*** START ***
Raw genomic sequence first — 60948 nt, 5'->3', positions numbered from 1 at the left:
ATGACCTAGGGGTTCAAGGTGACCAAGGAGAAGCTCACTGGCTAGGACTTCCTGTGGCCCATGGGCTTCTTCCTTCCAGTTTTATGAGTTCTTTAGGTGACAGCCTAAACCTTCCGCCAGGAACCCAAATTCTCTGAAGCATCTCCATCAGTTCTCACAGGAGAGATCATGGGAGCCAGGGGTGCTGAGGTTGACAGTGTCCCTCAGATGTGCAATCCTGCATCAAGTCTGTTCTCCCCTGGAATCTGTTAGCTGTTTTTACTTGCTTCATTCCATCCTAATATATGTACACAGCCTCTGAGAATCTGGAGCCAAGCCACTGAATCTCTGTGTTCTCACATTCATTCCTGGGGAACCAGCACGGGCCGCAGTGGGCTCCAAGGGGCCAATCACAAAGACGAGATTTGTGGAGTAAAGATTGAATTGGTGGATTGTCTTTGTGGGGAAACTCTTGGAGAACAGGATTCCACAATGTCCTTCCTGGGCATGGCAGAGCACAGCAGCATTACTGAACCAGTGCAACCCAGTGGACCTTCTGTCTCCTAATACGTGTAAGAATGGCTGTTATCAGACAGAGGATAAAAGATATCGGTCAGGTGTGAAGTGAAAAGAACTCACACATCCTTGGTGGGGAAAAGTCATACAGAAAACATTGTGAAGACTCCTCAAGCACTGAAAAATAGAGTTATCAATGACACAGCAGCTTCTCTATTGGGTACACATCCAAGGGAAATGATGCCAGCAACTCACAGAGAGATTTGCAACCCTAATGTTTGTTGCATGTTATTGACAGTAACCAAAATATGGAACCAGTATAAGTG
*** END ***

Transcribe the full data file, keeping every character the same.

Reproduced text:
Raw genomic sequence first — 60948 nt, 5'->3', positions numbered from 1 at the left:
ATGACCTAGGGGTTCAAGGTGACCAAGGAGAAGCTCACTGGCTAGGACTTCCTGTGGCCCATGGGCTTCTTCCTTCCAGTTTTATGAGTTCTTTAGGTGACAGCCTAAACCTTCCGCCAGGAACCCAAATTCTCTGAAGCATCTCCATCAGTTCTCACAGGAGAGATCATGGGAGCCAGGGGTGCTGAGGTTGACAGTGTCCCTCAGATGTGCAATCCTGCATCAAGTCTGTTCTCCCCTGGAATCTGTTAGCTGTTTTTACTTGCTTCATTCCATCCTAATATATGTACACAGCCTCTGAGAATCTGGAGCCAAGCCACTGAATCTCTGTGTTCTCACATTCATTCCTGGGGAACCAGCACGGGCCGCAGTGGGCTCCAAGGGGCCAATCACAAAGACGAGATTTGTGGAGTAAAGATTGAATTGGTGGATTGTCTTTGTGGGGAAACTCTTGGAGAACAGGATTCCACAATGTCCTTCCTGGGCATGGCAGAGCACAGCAGCATTACTGAACCAGTGCAACCCAGTGGACCTTCTGTCTCCTAATACGTGTAAGAATGGCTGTTATCAGACAGAGGATAAAAGATATCGGTCAGGTGTGAAGTGAAAAGAACTCACACATCCTTGGTGGGGAAAAGTCATACAGAAAACATTGTGAAGACTCCTCAAGCACTGAAAAATAGAGTTATCAATGACACAGCAGCTTCTCTATTGGGTACACATCCAAGGGAAATGATGCCAGCAACTCACAGAGAGATTTGCAACCCTAATGTTTGTTGCATGTTATTGACAGTAACCAAAATATGGAACCAGTATAAGTG